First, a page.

War of the Rebellion: Serial 041 Page 0097 Chapter XXXVIII. SIEGE OF PORT HUDSON, LA.

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Received. "How was that shell from her?"

Sent. "Don't know. I can direct one of your guns, if you are ready."

Received. "Ready now. Firing at second gun. Watch."

Sent. "Your last gun made a good shot. Little too far to the right."

Received. "Watch our mortar. How was that?"

Sent. "Fire little to left and 100 yards short."

Received. "Have rebel shells done any damage to our battery on right bank of the river?"

Sent. "Can't say."

Received. "Send a man to find out, if not too dangerous. Watch fire of these mortars particularly."

Received. "How was that?"

Sent. "Did not explode; fire again."

Received. "How far is that gun next to citadel?"

Sent. "Six hundred yards."

Received. "Chart says 85 yards from church. Will fire at it."

Sent. "Good range. Fell 200 yards short."

Received. "O. K. Who are the navy chaps with you?"

Sent. Dr. King and three others. Fifth gun in our battery hit the lower rebel gun last shot. Tell tem to F. L. L. and a hair lower. have just hil it again."

Received. "See last shot?"

Sent. "'Twas 10 feet to the left."

Received. "I mean the mortar shell."

Sent. "Struck in the citadel 200 yards short."

Received. "How is this?"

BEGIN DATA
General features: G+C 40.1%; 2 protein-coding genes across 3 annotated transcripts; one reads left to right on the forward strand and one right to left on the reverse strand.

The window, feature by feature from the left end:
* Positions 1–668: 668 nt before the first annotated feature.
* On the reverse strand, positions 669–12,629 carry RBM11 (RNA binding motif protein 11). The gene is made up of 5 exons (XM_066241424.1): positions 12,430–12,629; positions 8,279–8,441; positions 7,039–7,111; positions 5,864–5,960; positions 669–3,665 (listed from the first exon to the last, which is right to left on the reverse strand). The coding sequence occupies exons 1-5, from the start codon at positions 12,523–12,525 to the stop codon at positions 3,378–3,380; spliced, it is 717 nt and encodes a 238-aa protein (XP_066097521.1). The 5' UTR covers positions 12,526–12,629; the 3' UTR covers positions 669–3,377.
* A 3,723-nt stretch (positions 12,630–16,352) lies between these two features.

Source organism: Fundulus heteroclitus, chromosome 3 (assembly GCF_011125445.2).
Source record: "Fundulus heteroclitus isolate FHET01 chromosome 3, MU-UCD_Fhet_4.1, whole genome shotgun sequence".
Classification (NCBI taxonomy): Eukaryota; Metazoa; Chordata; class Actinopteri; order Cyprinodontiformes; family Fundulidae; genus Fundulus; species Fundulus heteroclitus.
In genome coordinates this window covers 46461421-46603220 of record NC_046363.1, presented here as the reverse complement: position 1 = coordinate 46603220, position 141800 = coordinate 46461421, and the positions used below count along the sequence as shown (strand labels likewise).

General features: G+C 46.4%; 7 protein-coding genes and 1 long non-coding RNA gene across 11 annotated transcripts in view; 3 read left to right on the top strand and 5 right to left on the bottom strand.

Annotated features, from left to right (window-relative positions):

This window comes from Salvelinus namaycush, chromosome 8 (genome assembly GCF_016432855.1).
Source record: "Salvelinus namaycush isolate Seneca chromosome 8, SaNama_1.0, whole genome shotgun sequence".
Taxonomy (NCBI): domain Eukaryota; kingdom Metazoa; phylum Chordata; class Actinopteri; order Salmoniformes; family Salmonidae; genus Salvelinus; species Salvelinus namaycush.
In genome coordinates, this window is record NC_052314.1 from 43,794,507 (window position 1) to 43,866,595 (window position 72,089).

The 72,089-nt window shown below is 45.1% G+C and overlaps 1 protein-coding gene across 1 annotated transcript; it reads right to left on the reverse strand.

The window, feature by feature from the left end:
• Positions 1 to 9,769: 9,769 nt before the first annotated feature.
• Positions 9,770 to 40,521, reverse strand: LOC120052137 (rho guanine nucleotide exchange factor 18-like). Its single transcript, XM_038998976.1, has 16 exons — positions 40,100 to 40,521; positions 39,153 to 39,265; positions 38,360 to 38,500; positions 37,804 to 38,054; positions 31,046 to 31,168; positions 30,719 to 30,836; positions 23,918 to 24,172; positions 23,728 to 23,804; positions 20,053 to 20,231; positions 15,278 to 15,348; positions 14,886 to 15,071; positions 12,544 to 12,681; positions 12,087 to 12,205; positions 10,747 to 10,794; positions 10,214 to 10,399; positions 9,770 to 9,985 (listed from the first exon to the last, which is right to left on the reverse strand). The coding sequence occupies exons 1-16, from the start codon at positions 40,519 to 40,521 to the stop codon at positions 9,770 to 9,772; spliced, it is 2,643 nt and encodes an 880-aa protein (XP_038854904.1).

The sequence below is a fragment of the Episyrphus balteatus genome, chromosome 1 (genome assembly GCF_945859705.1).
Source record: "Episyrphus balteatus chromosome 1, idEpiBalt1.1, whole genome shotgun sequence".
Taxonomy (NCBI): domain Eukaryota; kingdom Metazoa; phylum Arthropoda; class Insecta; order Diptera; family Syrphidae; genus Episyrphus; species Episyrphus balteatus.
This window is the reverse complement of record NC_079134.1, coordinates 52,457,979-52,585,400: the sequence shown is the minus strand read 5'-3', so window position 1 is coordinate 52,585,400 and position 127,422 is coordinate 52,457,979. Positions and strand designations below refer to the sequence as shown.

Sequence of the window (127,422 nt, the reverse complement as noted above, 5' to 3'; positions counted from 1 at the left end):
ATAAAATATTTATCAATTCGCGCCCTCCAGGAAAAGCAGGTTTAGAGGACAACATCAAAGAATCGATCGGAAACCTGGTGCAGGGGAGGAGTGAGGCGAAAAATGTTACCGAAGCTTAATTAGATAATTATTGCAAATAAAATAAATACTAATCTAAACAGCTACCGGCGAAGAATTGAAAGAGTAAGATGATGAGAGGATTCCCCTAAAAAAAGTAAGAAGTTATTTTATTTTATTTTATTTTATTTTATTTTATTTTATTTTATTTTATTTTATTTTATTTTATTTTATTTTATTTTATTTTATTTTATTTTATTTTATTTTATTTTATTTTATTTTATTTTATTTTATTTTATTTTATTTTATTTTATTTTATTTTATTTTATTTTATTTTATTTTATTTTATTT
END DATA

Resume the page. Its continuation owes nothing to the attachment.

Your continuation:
Sent. "One hundred and fifty yards short."

Sent. "One Parrott on this bank is disabled."

Received. "How?"

Sent. "Hit by rebel shells."

Received. "Yes, but how badly disabled, and hit in what point?"

Sent. "The carriage was hit underneath. No great damage. Last shot 1,000 yards short."

Received. "General Stone wants to know if any damage has been done to the rebel guns."

Sent. Our fifth gun has hit the breastwork of the big rifle four times. Its fire is splendid. Can dismount it soon. No other damage."

Received. "You say our fifth gun?"

Sent. "Yes, from the left."

Sent. "Our sixth gun just made a glorious shot."

Received. "Is the carriage of our Parrott too much disabled to be immediately repaired?"

Sent. "Think not. Believe they are at work on it. Let the sixth gun fire 10 feet more to the left."

Received. "How now about the fifth and sixth guns?"

Sent. "The sixth gen is the bully boy."

Received. "Can you give it any directions to make it more bully?"

Sent. "Last shot was little to the right."

Received. "Fearfully hot here. Several men sunstruck. Bullets whiz like fun. Have ceased firing for awhile, the guns are so hot. Will profit by your directions afterward."

Sent. "The rebels are firing that rifle. Numbers 6 can stop them."

Received. "Tell Charles to be more careful about his motions. Report immediately any damage to our guns. How is Numbers 6 now? Have just ceased firing until rebels open again. Did fifth and sixth have good aims?"

Sent. "Yes; they have knocked half the earthworks over before that big rifle."

Received. "Can they now hit it with same aim?"

Sent. "Yes."

Received. "Will fire at rifle now; report any shot."

Sent. "I must know which guns are to fire."

Received. "Only one in this battery."

Sent. "Is it fifth or sixth?"

Received. "Neither; it is a navy Dahlgren which I want you to direct the fire of."

Received. "Be there again to-morrow at 6 a. m. Cannot see. C. S."

OPPOSITE PORT HUDSON,

July 2--6 a. m.

Received. "Are you ready?"

Sent. "Numbers One gun fires a shade too low."

Received. "Report everything important in regard to batteries on right bank."

7 R R--VOL XXVI, PT I